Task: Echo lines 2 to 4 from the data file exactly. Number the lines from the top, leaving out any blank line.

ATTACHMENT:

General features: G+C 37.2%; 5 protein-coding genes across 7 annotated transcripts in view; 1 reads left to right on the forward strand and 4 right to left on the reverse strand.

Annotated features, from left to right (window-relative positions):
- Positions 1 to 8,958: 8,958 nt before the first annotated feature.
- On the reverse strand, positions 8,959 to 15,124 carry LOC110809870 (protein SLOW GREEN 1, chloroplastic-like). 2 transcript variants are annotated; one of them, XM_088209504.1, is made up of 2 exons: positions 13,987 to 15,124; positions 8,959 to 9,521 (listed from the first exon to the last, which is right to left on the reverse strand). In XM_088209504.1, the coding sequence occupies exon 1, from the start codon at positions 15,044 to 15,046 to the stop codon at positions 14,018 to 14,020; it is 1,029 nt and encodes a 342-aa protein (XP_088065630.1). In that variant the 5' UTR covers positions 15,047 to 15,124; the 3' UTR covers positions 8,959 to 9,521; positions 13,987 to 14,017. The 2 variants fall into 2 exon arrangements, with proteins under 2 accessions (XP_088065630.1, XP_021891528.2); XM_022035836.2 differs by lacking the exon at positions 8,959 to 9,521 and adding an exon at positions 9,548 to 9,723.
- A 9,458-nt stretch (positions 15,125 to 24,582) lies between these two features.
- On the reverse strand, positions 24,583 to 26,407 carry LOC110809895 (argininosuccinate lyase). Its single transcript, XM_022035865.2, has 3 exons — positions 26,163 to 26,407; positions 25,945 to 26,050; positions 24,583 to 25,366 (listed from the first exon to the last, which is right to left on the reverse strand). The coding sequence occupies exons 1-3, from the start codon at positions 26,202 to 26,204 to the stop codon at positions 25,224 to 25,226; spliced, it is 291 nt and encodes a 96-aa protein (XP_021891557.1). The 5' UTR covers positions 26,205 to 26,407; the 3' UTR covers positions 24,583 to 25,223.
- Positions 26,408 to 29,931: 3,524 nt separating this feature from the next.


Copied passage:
Annotated features, from left to right (window-relative positions):
- Positions 1 to 8,958: 8,958 nt before the first annotated feature.
- On the reverse strand, positions 8,959 to 15,124 carry LOC110809870 (protein SLOW GREEN 1, chloroplastic-like). 2 transcript variants are annotated; one of them, XM_088209504.1, is made up of 2 exons: positions 13,987 to 15,124; positions 8,959 to 9,521 (listed from the first exon to the last, which is right to left on the reverse strand). In XM_088209504.1, the coding sequence occupies exon 1, from the start codon at positions 15,044 to 15,046 to the stop codon at positions 14,018 to 14,020; it is 1,029 nt and encodes a 342-aa protein (XP_088065630.1). In that variant the 5' UTR covers positions 15,047 to 15,124; the 3' UTR covers positions 8,959 to 9,521; positions 13,987 to 14,017. The 2 variants fall into 2 exon arrangements, with proteins under 2 accessions (XP_088065630.1, XP_021891528.2); XM_022035836.2 differs by lacking the exon at positions 8,959 to 9,521 and adding an exon at positions 9,548 to 9,723.